Instead, we’re left to infer for ourselves that this is Don’s attempt at introspection. He knows that he’s falling apart, and he needs some way to come to terms with himself. Betty has left self-awareness on her doorstep; Peggy is hesitantly flirting with it (in the form of her cute lesbian admirer); and Joan has found the truth, but is stuck in a life where she can’t do anything with it, either personally or professionally. Amazingly, Roger Sterling is the most self-aware person at SCDP – Faye is, too, but she’s not a full-timer – and it’s led him to back alley sex and a helluva lot of whiskey. Maybe self-awareness ain’t so great after all.

Diverse observations:

* Robert Morse always earns his paycheck, but I’m sure the man must wander home some nights and ask himself when he’ll get something greater to do. That fancy opening credit is going to waste.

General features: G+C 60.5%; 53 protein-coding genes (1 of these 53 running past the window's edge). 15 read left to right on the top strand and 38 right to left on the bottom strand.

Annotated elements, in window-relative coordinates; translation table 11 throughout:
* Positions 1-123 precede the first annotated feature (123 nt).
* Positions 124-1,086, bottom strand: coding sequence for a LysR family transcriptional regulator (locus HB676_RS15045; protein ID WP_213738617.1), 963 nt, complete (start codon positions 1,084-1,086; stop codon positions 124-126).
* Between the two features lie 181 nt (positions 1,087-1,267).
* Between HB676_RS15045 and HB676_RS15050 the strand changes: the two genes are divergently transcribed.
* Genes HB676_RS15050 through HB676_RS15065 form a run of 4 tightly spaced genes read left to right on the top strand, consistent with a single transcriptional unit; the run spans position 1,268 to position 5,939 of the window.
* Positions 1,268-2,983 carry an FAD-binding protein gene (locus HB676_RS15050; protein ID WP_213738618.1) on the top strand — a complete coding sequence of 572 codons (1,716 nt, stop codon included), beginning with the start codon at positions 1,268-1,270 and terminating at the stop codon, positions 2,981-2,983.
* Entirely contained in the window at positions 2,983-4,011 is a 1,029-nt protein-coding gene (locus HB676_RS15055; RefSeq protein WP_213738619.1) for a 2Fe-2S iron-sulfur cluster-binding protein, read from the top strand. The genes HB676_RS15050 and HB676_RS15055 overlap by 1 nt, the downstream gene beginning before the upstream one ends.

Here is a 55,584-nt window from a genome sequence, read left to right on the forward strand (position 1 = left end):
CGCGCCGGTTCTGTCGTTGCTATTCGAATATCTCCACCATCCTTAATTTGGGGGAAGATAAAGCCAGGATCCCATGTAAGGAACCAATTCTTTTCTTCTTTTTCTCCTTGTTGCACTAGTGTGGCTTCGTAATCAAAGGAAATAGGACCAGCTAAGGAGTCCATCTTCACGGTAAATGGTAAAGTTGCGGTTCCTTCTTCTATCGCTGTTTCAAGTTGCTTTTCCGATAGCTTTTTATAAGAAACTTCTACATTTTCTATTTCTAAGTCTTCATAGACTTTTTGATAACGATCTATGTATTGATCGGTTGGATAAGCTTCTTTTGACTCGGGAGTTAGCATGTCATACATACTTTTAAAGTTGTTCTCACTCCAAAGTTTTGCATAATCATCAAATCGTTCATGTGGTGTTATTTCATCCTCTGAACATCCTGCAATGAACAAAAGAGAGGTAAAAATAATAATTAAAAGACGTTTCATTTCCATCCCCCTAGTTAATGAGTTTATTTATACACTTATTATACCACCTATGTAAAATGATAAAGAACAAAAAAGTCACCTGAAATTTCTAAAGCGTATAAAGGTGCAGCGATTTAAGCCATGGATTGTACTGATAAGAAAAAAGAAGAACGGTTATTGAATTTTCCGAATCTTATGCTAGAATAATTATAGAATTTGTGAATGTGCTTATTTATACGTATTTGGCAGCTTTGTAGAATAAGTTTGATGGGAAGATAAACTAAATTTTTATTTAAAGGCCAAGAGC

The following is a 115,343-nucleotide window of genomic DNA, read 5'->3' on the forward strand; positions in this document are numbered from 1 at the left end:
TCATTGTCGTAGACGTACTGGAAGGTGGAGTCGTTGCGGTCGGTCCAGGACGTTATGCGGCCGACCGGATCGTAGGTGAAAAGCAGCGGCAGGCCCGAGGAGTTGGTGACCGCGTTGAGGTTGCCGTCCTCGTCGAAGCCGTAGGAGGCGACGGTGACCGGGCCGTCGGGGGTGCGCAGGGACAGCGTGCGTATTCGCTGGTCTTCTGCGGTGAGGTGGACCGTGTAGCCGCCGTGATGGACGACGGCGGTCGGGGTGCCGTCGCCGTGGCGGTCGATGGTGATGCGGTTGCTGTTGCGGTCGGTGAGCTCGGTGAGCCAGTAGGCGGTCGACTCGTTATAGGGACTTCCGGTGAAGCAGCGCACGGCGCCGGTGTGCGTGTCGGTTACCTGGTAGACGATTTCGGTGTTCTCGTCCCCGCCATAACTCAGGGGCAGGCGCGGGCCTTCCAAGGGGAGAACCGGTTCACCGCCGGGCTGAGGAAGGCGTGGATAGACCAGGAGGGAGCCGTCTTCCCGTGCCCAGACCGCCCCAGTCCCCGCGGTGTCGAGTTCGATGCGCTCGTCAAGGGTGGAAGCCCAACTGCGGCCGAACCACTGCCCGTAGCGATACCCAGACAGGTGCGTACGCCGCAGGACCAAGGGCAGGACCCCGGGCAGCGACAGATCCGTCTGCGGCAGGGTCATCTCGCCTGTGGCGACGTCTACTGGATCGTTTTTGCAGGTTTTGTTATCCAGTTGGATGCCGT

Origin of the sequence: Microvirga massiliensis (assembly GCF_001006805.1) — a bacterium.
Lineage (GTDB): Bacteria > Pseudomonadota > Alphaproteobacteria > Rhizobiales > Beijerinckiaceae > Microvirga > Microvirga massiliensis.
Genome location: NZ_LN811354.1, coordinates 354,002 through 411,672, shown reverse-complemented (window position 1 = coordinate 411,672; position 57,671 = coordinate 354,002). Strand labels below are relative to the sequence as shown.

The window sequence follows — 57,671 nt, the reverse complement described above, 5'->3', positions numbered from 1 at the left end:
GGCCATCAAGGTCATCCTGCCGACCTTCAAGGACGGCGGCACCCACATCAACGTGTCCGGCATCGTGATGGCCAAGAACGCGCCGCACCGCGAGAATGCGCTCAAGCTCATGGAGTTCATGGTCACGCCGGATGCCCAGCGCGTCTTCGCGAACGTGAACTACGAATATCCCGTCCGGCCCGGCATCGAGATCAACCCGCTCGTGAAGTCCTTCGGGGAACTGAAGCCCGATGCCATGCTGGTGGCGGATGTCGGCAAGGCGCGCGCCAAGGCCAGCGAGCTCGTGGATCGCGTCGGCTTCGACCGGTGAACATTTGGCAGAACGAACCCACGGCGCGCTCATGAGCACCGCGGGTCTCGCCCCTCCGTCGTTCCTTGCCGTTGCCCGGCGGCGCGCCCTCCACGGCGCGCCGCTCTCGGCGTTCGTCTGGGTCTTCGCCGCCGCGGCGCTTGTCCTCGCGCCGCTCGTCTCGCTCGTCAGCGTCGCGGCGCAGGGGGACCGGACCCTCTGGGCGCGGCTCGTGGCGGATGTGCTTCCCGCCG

* I really like Faye, and she’s exactly what Don needs. But every time he meets someone right – Rachel Mencken was the first – she threatens too much of his world view. He’s really trying to change here, for his own sake more than Faye’s, but I think in the end she’s going to be spit out the Draper conveyor belt like all those who came before.

* I should clarify I find Don a fascinating character. I think he’s horrible only in a sense he can’t really control: his conflict sense of purpose, and his inability to truly process the feelings of those around him.

* Having said that, while I don’t believe the series is sexist in the least, I certainly can’t say the same for many casual viewers. The number of twentysomething males I know who think Don Draper is such a man for the amount of poontang he taps. It’s like watching The Wire just to see who’s going to take drugs this week; kind of loses the point.

* And how great was Peggy’s debate with Abe (Abe?) at the club? Of course comparing the two equal rights movements is like comparing apples and oranges, but within the corporate confines of SCDP, is there any difference between the secretaries and the elevator boys?


One Response to “Mad Men: “The Beautiful Girls””

  1. […] full review found here […]